–The delegation, led by Mayor R. Rex Parris, met with government and clean energy business leaders across Japan.
The City of Lancaster joined government and business leaders from around the globe in Tokyo, Japan for World Smart Energy Week, with the goal to form closer ties to accelerate the transition to clean energy solutions, including hydrogen. The city delegation’s visit culminated in a keynote speech provided by Mayor R. Rex Parris on Lancaster’s leading role in becoming the first hydrogen city in the U.S.
“The City of Lancaster extends its immense gratitude and appreciation to our World Smart Energy Week hosts as we share our forward-looking approach to deploying clean energy solutions, like hydrogen, from the municipal level. This trip is an essential opportunity to meet with officials from our Smart Sister City, Namie, meet with existing business partners like Choshu and form new relationships,” said Parris. “Our travels will enable Lancaster to grow tighter bonds with the Japanese business community and share lessons in the global effort to achieve global net-zero goals.”
Ahead of the World Smart Energy Week presentation, Mayor R. Rex Parris joined Mayor Eric Garcetti, of the City of Los Angeles, at a Discover LA Event where they discussed green energy solutions. Both mayors share common goals of attracting green hydrogen companies, technology, and investment to the Los Angeles region.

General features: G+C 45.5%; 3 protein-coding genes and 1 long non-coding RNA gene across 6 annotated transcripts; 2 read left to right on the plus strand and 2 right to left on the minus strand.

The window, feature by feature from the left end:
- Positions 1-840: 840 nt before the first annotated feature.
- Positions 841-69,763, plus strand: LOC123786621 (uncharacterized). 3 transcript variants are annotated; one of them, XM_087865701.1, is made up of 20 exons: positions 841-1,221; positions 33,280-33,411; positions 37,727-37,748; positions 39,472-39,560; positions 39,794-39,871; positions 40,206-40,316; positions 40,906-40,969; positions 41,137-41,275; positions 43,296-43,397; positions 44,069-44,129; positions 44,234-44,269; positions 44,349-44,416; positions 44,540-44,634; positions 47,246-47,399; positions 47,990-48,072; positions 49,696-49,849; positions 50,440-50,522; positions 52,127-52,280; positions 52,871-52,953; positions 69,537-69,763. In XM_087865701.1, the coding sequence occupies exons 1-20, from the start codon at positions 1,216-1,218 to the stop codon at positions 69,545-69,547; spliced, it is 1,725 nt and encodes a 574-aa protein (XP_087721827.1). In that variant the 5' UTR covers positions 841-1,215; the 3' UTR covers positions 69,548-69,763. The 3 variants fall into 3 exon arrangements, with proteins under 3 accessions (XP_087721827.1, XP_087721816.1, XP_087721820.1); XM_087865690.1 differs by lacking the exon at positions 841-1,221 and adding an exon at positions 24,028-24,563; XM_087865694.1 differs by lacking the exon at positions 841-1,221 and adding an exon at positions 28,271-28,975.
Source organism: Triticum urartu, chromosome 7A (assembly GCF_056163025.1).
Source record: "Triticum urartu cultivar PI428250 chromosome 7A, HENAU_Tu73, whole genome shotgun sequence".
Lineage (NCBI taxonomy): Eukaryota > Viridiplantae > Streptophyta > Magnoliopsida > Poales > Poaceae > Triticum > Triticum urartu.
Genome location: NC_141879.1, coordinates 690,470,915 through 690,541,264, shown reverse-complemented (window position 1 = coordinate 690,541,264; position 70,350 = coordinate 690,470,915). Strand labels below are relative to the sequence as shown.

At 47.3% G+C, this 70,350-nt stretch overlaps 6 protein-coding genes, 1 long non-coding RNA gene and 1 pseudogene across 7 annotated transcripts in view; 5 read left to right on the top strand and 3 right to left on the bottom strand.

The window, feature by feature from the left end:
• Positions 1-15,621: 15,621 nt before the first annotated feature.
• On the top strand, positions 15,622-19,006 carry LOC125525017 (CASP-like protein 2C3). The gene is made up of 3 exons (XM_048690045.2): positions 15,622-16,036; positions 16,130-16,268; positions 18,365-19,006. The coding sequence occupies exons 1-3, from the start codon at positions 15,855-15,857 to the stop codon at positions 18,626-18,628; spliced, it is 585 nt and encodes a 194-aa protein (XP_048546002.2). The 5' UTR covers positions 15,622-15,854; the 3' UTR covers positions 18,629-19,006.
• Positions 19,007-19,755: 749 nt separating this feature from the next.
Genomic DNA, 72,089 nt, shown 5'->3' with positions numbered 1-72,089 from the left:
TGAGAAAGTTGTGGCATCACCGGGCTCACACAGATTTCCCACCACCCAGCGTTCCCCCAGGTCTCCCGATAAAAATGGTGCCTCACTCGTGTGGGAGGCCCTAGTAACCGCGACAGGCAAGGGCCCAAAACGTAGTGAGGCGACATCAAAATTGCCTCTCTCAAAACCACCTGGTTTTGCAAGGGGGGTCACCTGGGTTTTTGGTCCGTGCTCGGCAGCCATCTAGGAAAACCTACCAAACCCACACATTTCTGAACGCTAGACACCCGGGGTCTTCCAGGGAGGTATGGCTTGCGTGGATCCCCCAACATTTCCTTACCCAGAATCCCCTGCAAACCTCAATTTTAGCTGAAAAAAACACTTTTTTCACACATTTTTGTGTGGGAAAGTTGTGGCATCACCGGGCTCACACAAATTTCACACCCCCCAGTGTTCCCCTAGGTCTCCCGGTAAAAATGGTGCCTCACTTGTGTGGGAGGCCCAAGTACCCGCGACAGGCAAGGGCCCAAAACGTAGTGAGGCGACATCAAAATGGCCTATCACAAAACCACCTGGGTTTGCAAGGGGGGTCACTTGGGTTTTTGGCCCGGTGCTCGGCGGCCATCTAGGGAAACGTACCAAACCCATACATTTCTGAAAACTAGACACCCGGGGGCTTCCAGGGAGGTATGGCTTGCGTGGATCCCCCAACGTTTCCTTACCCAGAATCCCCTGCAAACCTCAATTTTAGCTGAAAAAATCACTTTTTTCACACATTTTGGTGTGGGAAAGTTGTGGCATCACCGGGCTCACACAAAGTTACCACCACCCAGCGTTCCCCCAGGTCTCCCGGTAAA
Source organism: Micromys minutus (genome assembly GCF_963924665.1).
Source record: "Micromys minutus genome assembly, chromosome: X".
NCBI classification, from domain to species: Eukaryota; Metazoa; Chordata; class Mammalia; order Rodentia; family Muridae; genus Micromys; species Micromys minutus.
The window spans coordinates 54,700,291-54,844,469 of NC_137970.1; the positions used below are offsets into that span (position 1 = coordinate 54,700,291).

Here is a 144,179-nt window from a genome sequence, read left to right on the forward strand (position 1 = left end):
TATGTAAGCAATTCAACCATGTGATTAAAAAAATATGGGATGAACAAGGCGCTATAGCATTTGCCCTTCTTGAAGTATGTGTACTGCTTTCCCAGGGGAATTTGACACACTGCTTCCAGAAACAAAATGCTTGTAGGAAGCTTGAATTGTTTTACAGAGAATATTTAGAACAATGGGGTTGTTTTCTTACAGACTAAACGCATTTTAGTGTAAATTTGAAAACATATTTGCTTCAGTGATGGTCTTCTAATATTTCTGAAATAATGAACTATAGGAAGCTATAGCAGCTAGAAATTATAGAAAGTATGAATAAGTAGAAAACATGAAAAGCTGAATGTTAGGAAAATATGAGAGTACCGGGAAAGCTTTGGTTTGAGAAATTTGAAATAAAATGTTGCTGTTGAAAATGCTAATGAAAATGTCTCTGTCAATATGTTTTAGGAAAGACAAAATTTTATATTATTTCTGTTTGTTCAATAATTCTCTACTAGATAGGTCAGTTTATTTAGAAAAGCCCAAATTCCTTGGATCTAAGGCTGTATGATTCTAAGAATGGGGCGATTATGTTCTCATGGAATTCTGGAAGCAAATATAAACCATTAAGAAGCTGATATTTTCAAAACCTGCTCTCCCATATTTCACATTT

Following the events of World Smart Energy Week, the city delegation will continue to meet with government and business leaders throughout Japan, including:
— Tour Namie, Japan, City of Lancaster’s Smart Sister City partner
— Visit TEPCO Dai Ichi nuclear plant
— Meet with Japanese Government Agency Officials
— Tour Choshu facilities with the Governor of Yamaguchi
Parris is a fifth-term Republican mayor who transformed Lancaster into a renewable energy leader over the past decade by attracting more than $2 billion of investment in cutting-edge green companies and technologies. Investors include BYD, which manufactures electric buses; Heliogen, which generates hydrogen from concentrated solar energy; SGH2, which gasifies wastepaper into hydrogen; and Hitachi Zosen Inova (HZI), which converts organic waste into renewable natural gas and hydrogen. The city also started its own utility company, Lancaster Choice Energy, allowing residents to choose local renewable energy at lower prices.
SOURCE: City of Lancaster, California
CONTACT: Peter Thompson, email@example.com